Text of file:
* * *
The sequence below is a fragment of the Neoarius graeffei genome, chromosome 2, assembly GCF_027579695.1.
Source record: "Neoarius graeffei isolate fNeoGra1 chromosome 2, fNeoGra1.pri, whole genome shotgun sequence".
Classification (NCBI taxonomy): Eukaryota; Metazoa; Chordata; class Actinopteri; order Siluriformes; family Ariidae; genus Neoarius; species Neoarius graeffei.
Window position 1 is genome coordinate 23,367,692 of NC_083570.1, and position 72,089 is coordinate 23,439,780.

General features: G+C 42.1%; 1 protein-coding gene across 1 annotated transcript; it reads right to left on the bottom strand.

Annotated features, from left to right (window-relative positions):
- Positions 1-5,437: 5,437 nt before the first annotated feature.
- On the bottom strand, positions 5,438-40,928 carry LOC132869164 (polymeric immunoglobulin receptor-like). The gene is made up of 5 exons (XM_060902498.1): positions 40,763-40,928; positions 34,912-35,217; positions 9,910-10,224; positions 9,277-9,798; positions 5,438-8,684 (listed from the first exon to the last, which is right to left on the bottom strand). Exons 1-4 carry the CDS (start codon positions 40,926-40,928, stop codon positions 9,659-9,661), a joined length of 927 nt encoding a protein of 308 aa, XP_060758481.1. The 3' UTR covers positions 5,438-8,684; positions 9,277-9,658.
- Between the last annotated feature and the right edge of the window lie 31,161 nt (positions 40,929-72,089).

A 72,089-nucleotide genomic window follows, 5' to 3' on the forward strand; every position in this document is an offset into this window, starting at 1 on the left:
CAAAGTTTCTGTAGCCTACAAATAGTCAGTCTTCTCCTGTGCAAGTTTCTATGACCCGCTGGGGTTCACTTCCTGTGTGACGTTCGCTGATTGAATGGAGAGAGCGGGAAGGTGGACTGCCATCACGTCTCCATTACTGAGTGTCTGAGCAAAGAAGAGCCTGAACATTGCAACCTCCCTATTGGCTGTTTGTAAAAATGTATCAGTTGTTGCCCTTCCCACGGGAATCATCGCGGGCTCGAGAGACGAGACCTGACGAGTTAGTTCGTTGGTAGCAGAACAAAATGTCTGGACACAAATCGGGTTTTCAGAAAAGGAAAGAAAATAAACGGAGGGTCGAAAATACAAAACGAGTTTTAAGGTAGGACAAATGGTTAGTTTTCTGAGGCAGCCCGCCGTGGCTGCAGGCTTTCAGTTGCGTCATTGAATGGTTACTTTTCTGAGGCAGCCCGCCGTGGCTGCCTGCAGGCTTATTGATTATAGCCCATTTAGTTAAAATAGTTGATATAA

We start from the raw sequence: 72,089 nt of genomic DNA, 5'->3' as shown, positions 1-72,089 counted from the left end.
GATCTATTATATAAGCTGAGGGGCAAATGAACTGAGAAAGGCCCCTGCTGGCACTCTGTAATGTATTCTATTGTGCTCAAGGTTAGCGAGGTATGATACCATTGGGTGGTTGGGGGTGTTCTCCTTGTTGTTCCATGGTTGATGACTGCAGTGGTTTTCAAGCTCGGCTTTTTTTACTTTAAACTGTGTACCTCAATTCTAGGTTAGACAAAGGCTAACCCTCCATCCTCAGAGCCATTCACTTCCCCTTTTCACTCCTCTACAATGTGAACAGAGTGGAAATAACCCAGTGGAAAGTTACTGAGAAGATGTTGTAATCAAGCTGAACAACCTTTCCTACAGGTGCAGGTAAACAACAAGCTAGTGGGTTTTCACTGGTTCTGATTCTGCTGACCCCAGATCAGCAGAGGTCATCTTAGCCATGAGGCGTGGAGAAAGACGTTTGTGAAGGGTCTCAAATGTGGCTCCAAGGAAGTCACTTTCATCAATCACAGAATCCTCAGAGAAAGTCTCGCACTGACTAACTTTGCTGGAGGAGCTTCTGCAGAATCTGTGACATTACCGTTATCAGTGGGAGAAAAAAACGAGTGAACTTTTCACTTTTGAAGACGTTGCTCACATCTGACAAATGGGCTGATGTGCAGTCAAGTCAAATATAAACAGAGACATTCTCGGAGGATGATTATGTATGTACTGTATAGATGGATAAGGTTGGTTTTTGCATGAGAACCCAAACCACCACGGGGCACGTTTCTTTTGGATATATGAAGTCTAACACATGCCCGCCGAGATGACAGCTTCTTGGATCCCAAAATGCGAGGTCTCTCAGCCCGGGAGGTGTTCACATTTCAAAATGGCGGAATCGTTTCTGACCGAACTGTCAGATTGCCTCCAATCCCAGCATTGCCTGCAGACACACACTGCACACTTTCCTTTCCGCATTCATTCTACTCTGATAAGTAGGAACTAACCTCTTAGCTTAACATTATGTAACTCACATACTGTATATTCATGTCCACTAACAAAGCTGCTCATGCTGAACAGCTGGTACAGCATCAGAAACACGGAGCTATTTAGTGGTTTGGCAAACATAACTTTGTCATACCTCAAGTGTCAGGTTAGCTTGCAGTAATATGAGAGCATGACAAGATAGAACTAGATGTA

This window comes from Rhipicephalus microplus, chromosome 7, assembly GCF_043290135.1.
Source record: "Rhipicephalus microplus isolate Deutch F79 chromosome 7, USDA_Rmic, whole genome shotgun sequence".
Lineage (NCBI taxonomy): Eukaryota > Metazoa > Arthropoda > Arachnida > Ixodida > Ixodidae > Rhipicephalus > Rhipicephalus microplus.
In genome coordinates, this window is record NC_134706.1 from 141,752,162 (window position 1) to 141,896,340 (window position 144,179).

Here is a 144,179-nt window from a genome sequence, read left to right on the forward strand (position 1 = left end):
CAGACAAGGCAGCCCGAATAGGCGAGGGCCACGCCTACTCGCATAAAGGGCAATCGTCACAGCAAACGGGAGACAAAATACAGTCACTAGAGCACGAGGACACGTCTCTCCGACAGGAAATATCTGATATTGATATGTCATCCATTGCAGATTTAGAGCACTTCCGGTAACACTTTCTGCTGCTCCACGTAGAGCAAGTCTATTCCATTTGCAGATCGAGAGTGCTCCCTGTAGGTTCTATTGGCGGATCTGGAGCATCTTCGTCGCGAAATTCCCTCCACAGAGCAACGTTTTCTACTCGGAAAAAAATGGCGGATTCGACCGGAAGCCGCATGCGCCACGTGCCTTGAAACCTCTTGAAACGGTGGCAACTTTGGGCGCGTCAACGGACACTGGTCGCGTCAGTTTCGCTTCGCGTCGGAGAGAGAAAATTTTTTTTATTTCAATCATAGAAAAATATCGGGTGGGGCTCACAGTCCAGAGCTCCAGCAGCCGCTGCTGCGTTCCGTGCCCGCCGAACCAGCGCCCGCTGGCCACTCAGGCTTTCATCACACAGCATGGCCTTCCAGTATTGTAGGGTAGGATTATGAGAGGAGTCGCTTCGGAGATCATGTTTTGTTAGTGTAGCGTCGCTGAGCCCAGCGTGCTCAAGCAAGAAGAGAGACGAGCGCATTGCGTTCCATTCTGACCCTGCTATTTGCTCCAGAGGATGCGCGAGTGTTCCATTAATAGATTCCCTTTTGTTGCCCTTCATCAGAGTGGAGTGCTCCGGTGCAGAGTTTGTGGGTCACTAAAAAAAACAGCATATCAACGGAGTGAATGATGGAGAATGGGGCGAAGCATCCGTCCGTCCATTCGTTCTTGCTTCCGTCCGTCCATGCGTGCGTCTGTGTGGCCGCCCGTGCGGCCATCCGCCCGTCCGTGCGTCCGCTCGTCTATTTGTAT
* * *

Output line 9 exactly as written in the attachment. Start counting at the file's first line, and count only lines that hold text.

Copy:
- Between the last annotated feature and the right edge of the window lie 31,161 nt (positions 40,929-72,089).